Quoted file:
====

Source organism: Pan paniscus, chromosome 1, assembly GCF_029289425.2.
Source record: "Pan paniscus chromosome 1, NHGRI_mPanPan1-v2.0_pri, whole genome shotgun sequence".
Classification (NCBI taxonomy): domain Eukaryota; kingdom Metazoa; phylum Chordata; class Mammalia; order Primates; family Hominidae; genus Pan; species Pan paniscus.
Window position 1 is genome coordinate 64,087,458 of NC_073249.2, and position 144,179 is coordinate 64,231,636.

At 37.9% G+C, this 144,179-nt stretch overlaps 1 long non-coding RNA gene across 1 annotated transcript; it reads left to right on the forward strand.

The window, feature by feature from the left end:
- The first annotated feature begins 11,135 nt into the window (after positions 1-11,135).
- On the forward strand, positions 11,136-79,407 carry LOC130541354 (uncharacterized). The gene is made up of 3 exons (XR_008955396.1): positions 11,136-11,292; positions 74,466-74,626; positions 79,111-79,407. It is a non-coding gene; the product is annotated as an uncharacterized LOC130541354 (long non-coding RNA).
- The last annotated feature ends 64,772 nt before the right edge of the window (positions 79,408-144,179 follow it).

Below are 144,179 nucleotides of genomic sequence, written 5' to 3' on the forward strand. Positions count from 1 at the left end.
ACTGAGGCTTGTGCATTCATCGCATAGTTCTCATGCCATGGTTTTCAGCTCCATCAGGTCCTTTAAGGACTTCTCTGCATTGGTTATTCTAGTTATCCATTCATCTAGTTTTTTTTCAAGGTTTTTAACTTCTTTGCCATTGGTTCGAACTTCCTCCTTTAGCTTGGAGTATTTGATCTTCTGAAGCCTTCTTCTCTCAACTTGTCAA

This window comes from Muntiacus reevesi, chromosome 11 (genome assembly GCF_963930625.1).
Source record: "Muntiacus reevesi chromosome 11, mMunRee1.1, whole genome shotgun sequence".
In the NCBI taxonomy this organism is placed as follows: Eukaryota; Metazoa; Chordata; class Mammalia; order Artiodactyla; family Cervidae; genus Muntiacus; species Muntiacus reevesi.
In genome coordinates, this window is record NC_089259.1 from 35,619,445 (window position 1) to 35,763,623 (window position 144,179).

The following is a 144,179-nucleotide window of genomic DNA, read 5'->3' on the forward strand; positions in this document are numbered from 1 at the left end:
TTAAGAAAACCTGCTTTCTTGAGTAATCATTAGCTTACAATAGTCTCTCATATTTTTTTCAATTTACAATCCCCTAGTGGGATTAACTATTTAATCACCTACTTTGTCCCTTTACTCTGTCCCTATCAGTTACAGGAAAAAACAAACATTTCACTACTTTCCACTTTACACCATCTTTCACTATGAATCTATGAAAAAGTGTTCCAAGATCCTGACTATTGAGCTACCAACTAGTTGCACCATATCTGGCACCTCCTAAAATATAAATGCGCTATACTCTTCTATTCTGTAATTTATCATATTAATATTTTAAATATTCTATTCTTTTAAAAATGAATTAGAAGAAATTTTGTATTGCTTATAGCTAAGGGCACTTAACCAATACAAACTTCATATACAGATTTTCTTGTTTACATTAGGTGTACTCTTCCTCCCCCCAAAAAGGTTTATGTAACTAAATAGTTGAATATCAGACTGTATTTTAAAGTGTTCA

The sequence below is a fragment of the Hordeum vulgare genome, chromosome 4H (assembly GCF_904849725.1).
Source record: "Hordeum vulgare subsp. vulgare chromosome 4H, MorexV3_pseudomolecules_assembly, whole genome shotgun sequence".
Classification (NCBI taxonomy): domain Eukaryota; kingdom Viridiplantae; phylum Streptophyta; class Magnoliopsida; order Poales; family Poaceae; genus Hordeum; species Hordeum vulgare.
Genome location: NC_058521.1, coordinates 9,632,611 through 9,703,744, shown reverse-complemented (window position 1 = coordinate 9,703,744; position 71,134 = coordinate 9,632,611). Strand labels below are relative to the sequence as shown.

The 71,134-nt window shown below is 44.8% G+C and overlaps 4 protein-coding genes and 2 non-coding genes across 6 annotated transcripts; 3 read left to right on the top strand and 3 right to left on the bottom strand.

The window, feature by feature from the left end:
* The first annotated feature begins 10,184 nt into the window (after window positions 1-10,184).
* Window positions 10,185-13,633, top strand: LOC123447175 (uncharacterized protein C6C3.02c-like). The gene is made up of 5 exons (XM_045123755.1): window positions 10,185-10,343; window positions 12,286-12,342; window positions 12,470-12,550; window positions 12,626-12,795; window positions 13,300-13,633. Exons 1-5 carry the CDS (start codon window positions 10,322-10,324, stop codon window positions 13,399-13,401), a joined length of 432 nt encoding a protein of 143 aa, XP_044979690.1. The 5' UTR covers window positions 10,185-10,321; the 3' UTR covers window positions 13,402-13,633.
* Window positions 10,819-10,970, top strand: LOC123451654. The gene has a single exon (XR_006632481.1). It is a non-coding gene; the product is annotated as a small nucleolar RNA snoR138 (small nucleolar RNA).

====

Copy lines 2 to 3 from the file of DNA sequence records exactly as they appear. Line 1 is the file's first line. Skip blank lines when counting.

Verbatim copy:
Source record: "Pan paniscus chromosome 1, NHGRI_mPanPan1-v2.0_pri, whole genome shotgun sequence".
Classification (NCBI taxonomy): domain Eukaryota; kingdom Metazoa; phylum Chordata; class Mammalia; order Primates; family Hominidae; genus Pan; species Pan paniscus.